Beginning in 1977, the United Nations began a push to recognize the second Monday in October as Indigenous Peoples’ Day instead of Columbus Day. Those early discussions about changing the name of the holiday hinged on the historical fact that Native peoples were the first inhabitants of the Americas and that already inhabited land cannot be “discovered.” It took a few decades to pick up steam, but more U.S. states and cities have recently recognized Indigenous Peoples’ Day. South Dakota was the first state to recognize it in 1990, and 13 additional states have followed suit since then, with Virginia being the most recent.


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A post shared by Soni López-Chávez (@soni_artist)


Indigenous Peoples’ Day Centers the Existence of Native Communities

The reclamation of Indigenous Peoples’ Day is a controversial topic. While the push for changing the name of the holiday takes place, U.S. cities have also started removing Christopher Columbus statues and monuments. For some, these unwelcome changes are an erasure of history. While it can’t be denied that Columbus has his place in U.S. history, the true erasure is that of the violence and destruction that Native tribes experienced by Columbus and his companions—facts that are often left out of academic and cultural conversations.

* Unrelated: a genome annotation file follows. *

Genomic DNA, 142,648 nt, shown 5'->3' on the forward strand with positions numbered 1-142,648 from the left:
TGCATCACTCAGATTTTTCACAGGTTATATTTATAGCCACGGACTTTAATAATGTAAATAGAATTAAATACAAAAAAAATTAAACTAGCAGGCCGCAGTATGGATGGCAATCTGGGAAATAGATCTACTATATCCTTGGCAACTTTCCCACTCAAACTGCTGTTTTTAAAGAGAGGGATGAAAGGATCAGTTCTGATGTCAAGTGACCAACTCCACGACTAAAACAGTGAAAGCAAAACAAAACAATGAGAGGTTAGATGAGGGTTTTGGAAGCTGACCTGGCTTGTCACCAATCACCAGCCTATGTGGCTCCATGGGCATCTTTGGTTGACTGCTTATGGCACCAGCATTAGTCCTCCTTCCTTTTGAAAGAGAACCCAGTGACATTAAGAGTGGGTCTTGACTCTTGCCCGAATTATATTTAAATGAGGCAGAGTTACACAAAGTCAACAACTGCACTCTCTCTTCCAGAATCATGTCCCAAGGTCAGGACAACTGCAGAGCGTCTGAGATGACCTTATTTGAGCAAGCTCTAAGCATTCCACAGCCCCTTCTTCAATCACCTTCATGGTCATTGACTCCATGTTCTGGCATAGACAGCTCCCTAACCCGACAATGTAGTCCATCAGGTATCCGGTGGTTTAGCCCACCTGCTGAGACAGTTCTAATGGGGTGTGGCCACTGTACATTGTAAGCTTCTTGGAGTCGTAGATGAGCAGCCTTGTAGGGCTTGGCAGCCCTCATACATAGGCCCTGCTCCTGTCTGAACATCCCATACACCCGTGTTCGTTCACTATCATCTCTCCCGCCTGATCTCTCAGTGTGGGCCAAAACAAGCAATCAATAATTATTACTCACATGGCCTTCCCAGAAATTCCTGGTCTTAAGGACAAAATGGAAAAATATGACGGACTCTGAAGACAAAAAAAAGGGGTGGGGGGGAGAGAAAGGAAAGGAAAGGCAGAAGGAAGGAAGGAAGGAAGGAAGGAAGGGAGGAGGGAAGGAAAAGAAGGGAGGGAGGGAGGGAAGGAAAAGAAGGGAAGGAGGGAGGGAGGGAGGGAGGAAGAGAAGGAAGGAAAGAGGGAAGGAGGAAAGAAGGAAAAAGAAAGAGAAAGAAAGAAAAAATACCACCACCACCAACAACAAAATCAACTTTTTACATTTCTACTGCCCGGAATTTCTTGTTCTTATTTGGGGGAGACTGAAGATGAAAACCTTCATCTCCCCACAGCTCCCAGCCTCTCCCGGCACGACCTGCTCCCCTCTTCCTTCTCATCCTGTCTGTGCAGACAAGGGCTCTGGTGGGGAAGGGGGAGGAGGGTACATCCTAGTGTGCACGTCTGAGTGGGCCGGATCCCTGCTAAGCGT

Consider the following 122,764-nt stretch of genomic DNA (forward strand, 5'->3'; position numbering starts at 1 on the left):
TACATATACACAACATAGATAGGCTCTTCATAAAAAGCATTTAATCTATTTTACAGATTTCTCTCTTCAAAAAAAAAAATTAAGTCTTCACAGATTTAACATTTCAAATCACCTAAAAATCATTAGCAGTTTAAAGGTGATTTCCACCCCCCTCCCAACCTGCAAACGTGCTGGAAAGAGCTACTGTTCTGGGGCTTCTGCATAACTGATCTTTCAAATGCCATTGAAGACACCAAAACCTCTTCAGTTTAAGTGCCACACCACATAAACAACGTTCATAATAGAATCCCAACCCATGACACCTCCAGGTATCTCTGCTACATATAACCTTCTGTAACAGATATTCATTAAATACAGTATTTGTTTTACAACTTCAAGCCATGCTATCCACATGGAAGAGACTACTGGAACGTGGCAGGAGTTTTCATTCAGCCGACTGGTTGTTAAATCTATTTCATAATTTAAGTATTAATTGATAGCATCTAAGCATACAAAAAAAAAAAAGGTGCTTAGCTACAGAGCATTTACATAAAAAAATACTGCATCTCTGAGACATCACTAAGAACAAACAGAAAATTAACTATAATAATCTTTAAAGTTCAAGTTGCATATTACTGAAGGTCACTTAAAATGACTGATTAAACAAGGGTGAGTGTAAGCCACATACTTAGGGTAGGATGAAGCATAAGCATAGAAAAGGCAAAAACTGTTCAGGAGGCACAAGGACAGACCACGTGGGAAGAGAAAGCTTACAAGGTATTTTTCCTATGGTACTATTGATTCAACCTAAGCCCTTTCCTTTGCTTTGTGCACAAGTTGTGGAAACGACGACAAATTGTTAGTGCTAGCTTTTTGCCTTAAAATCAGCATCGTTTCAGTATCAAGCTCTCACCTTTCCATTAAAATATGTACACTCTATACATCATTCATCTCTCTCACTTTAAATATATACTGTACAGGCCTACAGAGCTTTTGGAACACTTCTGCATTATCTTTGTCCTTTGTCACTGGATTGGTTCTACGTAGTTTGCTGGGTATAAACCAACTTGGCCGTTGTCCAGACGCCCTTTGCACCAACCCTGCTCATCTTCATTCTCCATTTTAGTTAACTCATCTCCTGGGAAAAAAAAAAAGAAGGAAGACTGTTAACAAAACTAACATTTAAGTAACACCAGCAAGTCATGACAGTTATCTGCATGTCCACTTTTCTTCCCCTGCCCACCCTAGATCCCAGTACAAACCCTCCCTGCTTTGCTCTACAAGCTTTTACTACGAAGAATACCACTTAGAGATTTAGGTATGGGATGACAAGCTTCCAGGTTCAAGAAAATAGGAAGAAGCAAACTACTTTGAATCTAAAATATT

For others, Indigenous Peoples’ Day is an opportunity to reflect on history more fully and accurately while honoring all Indigenous peoples. The legacies and contributions of Indigenous peoples are often forgotten—if they are known at all—and Indigenous Peoples’ Day gives visibility back to the communities of people who were here, literally, at the beginning. The day is also important because it directs society’s attention to the experiences of Indigenous communities today. A 2015 study found that 87 percent of references to Native Americans in U.S. school curricula were in contexts that pre-date 1900, essentially ignoring the existence of current Native communities. With more than half of Native American families reporting financial hardship, many experiencing deficiencies in health care and education, battles with governments over tribal land, and egregiously underreported instances of violence and missing persons, it’s a simple yet critical step to place the attention of this holiday back on the communities that are still here and are in the most need.